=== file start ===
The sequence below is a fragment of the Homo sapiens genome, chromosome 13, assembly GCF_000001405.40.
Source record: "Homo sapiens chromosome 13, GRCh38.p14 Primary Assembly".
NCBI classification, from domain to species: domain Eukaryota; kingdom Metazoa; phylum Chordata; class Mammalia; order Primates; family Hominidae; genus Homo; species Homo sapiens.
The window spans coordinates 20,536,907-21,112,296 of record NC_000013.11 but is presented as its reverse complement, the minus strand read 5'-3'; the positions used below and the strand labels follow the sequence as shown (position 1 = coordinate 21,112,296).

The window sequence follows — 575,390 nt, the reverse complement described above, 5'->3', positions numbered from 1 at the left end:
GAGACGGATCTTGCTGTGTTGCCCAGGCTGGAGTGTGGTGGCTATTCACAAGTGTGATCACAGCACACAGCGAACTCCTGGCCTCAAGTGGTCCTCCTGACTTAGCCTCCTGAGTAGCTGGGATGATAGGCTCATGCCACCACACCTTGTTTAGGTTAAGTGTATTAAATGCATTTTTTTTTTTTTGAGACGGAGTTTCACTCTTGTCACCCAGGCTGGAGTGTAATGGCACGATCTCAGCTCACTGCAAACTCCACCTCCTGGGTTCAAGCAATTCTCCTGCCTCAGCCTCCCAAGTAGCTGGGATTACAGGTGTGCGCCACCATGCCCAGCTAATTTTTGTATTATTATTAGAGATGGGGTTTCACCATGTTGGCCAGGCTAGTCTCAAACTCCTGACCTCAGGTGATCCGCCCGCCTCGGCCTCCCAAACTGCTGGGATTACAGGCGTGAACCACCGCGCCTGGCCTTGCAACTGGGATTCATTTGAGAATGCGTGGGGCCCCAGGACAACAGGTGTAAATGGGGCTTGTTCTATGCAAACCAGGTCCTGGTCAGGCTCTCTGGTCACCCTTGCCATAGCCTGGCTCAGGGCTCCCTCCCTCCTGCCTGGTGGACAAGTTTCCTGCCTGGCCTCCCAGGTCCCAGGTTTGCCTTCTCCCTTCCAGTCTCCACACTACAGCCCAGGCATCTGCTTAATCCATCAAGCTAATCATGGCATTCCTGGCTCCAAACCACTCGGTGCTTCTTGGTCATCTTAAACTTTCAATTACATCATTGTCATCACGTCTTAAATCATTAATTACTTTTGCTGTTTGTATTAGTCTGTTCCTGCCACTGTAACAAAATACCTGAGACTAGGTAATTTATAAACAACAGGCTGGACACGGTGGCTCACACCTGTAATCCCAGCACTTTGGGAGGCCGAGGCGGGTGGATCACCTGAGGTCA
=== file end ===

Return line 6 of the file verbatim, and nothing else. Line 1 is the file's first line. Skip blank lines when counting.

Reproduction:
GAGACGGATCTTGCTGTGTTGCCCAGGCTGGAGTGTGGTGGCTATTCACAAGTGTGATCACAGCACACAGCGAACTCCTGGCCTCAAGTGGTCCTCCTGACTTAGCCTCCTGAGTAGCTGGGATGATAGGCTCATGCCACCACACCTTGTTTAGGTTAAGTGTATTAAATGCATTTTTTTTTTTTTGAGACGGAGTTTCACTCTTGTCACCCAGGCTGGAGTGTAATGGCACGATCTCAGCTCACTGCAAACTCCACCTCCTGGGTTCAAGCAATTCTCCTGCCTCAGCCTCCCAAGTAGCTGGGATTACAGGTGTGCGCCACCATGCCCAGCTAATTTTTGTATTATTATTAGAGATGGGGTTTCACCATGTTGGCCAGGCTAGTCTCAAACTCCTGACCTCAGGTGATCCGCCCGCCTCGGCCTCCCAAACTGCTGGGATTACAGGCGTGAACCACCGCGCCTGGCCTTGCAACTGGGATTCATTTGAGAATGCGTGGGGCCCCAGGACAACAGGTGTAAATGGGGCTTGTTCTATGCAAACCAGGTCCTGGTCAGGCTCTCTGGTCACCCTTGCCATAGCCTGGCTCAGGGCTCCCTCCCTCCTGCCTGGTGGACAAGTTTCCTGCCTGGCCTCCCAGGTCCCAGGTTTGCCTTCTCCCTTCCAGTCTCCACACTACAGCCCAGGCATCTGCTTAATCCATCAAGCTAATCATGGCATTCCTGGCTCCAAACCACTCGGTGCTTCTTGGTCATCTTAAACTTTCAATTACATCATTGTCATCACGTCTTAAATCATTAATTACTTTTGCTGTTTGTATTAGTCTGTTCCTGCCACTGTAACAAAATACCTGAGACTAGGTAATTTATAAACAACAGGCTGGACACGGTGGCTCACACCTGTAATCCCAGCACTTTGGGAGGCCGAGGCGGGTGGATCACCTGAGGTCA